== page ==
Federal Action Taken to Make DoD Pay for Newburgh Water Remediation
Federal Action Taken to Make DoD Pay for Newburgh Water Remediation.
NEWBURGH – Representative Sean Patrick Maloney (NY-18) announced he is taking legislative action to ensure the Department of Defense pays for the remediation of PFOS and PFOA contamination at Stewart Air National Guard Base.
“Thanks to the City of Newburgh, Commissioner Seggos and Governor Cuomo for joining me in this effort – together we’ll finish this fight.” “It’s clear from our ongoing research that the Department of Defense must move more quickly to clean up their mess in the Newburgh area,” said DEC Commissioner Basil Seggos.
I renew my calls to the DOD to take responsibility in remediating the hazardous conditions that were created in Newburgh and I applaud Congressman Maloney for his diligence in reference to this important public health issue,” said Orange County Executive Steven M. Neuhaus.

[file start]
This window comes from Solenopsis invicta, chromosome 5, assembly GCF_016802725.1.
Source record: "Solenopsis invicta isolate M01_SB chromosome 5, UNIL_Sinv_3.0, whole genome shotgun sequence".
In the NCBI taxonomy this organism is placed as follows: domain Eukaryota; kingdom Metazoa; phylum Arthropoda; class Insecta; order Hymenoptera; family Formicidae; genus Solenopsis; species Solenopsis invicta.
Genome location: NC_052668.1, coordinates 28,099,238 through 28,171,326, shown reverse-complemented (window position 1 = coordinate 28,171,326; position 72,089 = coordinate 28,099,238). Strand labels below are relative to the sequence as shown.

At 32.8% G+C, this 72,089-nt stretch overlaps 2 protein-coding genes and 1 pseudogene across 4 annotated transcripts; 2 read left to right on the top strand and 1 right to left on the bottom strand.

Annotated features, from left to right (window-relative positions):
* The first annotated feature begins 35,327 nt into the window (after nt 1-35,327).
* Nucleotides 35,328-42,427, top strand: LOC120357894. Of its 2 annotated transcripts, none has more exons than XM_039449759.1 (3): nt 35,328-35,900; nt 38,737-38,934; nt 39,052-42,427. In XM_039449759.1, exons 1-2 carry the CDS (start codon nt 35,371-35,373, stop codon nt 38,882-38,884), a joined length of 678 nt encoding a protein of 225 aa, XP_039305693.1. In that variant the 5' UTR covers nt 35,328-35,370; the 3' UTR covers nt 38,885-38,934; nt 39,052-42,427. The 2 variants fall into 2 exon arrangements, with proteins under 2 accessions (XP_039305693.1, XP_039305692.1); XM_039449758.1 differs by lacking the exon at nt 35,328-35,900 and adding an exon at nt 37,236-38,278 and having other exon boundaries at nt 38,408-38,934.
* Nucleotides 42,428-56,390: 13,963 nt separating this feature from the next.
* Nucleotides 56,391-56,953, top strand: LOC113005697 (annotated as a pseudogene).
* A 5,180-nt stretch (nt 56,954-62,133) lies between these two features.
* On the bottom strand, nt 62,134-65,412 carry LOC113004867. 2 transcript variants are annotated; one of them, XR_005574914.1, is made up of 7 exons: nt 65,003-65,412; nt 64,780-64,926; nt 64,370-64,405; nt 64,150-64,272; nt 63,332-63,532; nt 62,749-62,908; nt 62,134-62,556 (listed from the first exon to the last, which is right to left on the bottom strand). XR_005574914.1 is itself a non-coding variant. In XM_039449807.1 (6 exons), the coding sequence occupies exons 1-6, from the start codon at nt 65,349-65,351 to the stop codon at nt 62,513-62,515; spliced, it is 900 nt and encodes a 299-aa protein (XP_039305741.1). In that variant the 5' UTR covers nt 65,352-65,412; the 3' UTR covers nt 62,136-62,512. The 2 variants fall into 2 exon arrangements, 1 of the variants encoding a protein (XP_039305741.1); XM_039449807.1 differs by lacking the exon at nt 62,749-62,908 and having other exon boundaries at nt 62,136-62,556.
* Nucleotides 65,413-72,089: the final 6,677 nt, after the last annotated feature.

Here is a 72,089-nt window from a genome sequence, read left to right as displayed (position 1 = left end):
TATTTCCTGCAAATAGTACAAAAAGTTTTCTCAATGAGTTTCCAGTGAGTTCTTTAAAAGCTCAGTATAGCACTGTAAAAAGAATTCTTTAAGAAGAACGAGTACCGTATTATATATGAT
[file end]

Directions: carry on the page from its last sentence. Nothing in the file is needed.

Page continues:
After the New York State Department of Environmental Conservation (DEC) declared Stewart Air National Guard (ANG) base a state Superfund site, Rep. Maloney called on the Department of Defense (DoD) to comply with the DEC’s request for a federal remediation program.
In addition to hundreds of Newburgh residents, Rep. Maloney received his results as part of the round of blood test results released in February.
Rep. Maloney also renewed calls for the EPA to provide immediate material assistance to the City of Newburgh to remediate the contamination.
On May 13, Rep. Maloney called on the DoD to immediately conduct an investigation into the likely source of the pollution – Stewart Air National Guard Base.
In addition to calling for a review of the source of the contaminant, Rep. Maloney asked the DoD to ensure total remediation for the City of Newburgh.
Investing in Testing Act authorizes $15 million for a two year study by the Centers for Disease Control (CDC) to determine the health impact of PFOS contamination in drinking water, and The Clean Water Healthy Communities Act would require the Environmental Protection Agency (EPA) to test unregulated contaminants in communities with fewer than 10,000 people.